- However, unlike Neil Armstrong, LVS's real-time analysis isn't looking for specific crater rims or mountain peaks. Instead, inside each of those boxes, or landmarks, the system looks for unique patterns in contrasting light and dark created by surface features like cliffs, craters, boulder fields and mountains. It then compares any uncommon pattern with a map in its memory. When it finds five landmark matches during Coarse Landmark Matching mode, it takes another image and repeats the process.
- After three successful image-to-map comparisons, LVS kicks into a mode called Fine Landmark Matching. That's when the system breaks the surface into boxes 125 meters across, scanning for unique patterns and comparing them with the map. LVS is looking for at least 20 matches in that one second of eyeballing an image but usually makes much more - up to 150 - in order to generate an even more accurate plot of Mars 2020's trajectory.
- "Each time a suitable number of matches is made in an image, in either Course or Fine Landmark Matching, LVS updates where the spacecraft is at that moment," said Johnson. "That update is then fed into the Safe Target Selection system."
- This second part of the Terrain-Relative Navigation system uses LVS's position solution, calculates where it will land and then compares it to another onboard map, this one depicting areas within the landing zone understood to be either good for landing ... or the kind with craters, cliffsides, boulders or rocks fields. If the plotted location isn't suitable, Safe Target Selection can change the rover's destiny, moving its landing point by up to 600 m.
Put to the Test
- While Safe Target Selection operations can be investigated in a computer testbed within the confines of JPL, to gather optical data, the team needed to go farther afield: the Mojave Desert and Death Valley.
- Over three weeks in April and May of 2019, LVS flew 17 flights attached to the front of a helicopter, taking and processing image after image over the Mars-like terrain of Kelso Dunes, Hole-in-the-Wall, Lava Tube, Badwater, Panamint Valley and Mesquite Flat Dunes.
- "We flew flight after flight, imitating the descent profile of the spacecraft," said Johnson. "In each flight we performed multiple runs. Each run essentially imitated a Mars landing."
- All in all, the equivalent of 659 Mars landings took place during the test flights.
- "The data is in - TRN works," said Chen. "Which is a good thing because Jezero is where our scientists want to be. And without TRN, the odds of successful landing at a good location for the rover are approximately 85%. With TRN, we feel confident we are up around 99%."
- But Chen is also quick to note that Mars is hard: Only about 40% of all missions sent to Mars - by any space agency - have successfully landed.
- "To go farther we have to look to the past, and in that respect who better than the first?" said Chen. "In an interview some 35 years after Apollo 11, Neil Armstrong said, 'I think we tried very hard not to be overconfident. Because when you get overconfident, that's when something snaps up and bites you.'"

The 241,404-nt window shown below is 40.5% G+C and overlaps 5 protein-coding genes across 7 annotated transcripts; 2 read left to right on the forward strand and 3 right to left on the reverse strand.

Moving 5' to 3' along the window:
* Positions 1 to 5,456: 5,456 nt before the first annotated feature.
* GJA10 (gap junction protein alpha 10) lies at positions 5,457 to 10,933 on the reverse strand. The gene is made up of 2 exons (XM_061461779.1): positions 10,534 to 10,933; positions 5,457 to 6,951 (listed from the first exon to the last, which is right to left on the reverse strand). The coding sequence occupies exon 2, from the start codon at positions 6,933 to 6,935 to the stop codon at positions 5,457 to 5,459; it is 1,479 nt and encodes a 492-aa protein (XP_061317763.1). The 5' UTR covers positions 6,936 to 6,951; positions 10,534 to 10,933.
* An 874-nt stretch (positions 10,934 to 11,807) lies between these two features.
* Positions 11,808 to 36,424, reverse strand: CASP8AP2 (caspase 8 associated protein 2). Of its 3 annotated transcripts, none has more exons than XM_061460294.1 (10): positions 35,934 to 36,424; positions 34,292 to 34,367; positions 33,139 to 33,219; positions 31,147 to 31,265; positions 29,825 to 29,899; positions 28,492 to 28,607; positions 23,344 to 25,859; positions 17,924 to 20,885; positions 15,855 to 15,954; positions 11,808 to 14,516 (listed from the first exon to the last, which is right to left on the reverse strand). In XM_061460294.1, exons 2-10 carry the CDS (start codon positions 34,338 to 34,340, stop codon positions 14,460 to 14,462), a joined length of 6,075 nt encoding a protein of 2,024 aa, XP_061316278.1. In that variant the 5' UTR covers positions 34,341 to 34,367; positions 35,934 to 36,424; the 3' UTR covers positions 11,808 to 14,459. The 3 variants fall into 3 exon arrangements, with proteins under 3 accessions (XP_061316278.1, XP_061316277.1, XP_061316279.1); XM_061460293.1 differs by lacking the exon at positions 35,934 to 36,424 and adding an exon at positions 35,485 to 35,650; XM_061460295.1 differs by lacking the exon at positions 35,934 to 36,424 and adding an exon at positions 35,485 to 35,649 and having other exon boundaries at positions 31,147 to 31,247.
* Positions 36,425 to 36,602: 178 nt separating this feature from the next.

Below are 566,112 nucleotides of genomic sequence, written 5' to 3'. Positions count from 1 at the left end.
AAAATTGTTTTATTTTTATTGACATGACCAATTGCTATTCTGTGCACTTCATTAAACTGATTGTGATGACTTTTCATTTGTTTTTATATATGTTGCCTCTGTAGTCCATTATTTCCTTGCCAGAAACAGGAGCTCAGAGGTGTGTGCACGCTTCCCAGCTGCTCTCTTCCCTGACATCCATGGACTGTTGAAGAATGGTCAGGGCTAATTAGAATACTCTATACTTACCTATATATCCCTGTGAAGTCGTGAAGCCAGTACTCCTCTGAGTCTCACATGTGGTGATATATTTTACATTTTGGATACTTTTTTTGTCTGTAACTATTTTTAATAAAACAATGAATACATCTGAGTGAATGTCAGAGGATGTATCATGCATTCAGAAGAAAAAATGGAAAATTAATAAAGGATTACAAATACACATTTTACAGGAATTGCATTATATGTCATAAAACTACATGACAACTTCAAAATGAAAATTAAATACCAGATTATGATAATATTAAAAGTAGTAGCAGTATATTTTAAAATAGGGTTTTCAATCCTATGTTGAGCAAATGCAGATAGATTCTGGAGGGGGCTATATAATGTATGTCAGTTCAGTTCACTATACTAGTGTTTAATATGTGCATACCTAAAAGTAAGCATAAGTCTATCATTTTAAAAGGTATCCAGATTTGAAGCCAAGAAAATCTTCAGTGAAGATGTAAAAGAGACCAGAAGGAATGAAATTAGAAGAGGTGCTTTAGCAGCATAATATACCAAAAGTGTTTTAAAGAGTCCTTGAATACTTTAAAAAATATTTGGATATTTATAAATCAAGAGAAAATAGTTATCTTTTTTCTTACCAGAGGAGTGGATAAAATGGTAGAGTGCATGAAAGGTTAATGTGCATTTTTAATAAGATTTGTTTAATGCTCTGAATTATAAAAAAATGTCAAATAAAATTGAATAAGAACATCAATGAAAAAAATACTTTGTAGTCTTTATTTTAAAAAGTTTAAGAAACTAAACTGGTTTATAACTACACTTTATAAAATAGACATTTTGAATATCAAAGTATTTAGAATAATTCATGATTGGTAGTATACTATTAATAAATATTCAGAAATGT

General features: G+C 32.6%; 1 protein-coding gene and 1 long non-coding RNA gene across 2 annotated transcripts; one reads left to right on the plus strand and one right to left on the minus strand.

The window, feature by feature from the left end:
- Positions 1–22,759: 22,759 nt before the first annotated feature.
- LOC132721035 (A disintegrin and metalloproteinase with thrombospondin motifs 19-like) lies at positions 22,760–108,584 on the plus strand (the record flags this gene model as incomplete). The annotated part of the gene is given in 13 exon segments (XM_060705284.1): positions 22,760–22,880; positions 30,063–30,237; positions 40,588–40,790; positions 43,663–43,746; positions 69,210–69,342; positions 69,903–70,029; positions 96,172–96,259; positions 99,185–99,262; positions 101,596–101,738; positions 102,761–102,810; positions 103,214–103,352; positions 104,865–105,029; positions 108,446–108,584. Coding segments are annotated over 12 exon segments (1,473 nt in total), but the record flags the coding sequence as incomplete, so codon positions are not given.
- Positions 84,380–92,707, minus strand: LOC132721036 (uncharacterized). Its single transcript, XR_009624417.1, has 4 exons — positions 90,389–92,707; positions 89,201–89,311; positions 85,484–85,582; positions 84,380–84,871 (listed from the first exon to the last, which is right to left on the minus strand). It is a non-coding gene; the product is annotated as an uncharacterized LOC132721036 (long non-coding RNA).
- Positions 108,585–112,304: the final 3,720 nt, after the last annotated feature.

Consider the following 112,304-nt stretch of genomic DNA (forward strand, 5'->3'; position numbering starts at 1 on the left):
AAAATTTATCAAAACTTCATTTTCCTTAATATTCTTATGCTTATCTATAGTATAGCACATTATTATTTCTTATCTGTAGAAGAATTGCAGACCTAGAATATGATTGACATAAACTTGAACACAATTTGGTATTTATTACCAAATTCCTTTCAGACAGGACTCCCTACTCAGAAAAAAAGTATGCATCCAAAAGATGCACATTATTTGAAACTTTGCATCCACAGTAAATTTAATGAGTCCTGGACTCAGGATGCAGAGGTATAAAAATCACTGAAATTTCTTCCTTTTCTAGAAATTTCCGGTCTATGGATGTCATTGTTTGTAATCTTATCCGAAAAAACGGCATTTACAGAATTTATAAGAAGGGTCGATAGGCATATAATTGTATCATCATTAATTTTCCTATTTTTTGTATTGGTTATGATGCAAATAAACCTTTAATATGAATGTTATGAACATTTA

- Mindful of that, the Mars 2020 TRN team's work will conclude only on Feb. 18, 2021, a little after 12 p.m. PST (3 p.m. EST), when their rover alights on Jezero Crater. But it is also just a beginning: Terrain-Relative Navigation's autonomous precision guidance could prove essential to landing humans safely on both the Moon and Mars. TRN could also be useful for landing equipment in multiple drops ahead of a human crew on either world - or others to be explored down the road.
• June 20, 2019: "Now that's a Mars rover," said David Gruel, the Mars 2020 assembly, test, and launch operations manager at JPL. "With the suspension on, not only does it look like a rover, but we have almost all our big-ticket items for integration in our rearview mirror - if our rover had one." 7)
- Within the next few weeks, the team expects to install the vehicle's robotic arm, the mast-mounted SuperCam instrument and the Sample Caching System, which includes 17 separate motors and will collect samples of Martian rock and soil that will be returned to Earth by a future mission.
- Both of the rover's legs (the starboard leg's black tubing can be seen above the wheels) are composed of titanium tubing formed with the same process used to make high-end bicycle frames. The wheels in this picture are engineering models and will not make the trip to Mars. They will be swapped out for flight models of the wheels sometime next year.
- Made of aluminum, each of the six wheels (each 52.5 cm in diameter) features 48 grousers, or cleats, machined into its surface to provide excellent traction both in soft sand and on hard rocks. Every wheel has its own motor. The two front and two rear wheels also have individual steering motors that enable the vehicle to turn a full 360 degrees in place.
- When driving over uneven terrain, the suspension system - called a "rocker-bogie" system due to its multiple pivot points and struts -maintains a relatively constant weight on each wheel and minimizes rover tilt for stability. Rover drivers avoid terrain that would cause a tilt of more than 30 º, but even so, the rover can withstand a 45º tilt in any direction without tipping over. With its suspension, the rover can also roll over rocks and other obstacles as well as through depressions the size of its wheels.
• June 12, 2019: When a female astronaut first sets foot on the Moon in 2024, the historic moment will represent a step toward another NASA first: eventually putting humans on Mars. NASA's latest robotic mission to the Red Planet, Mars 2020, aims to help future astronauts brave that inhospitable landscape. 8)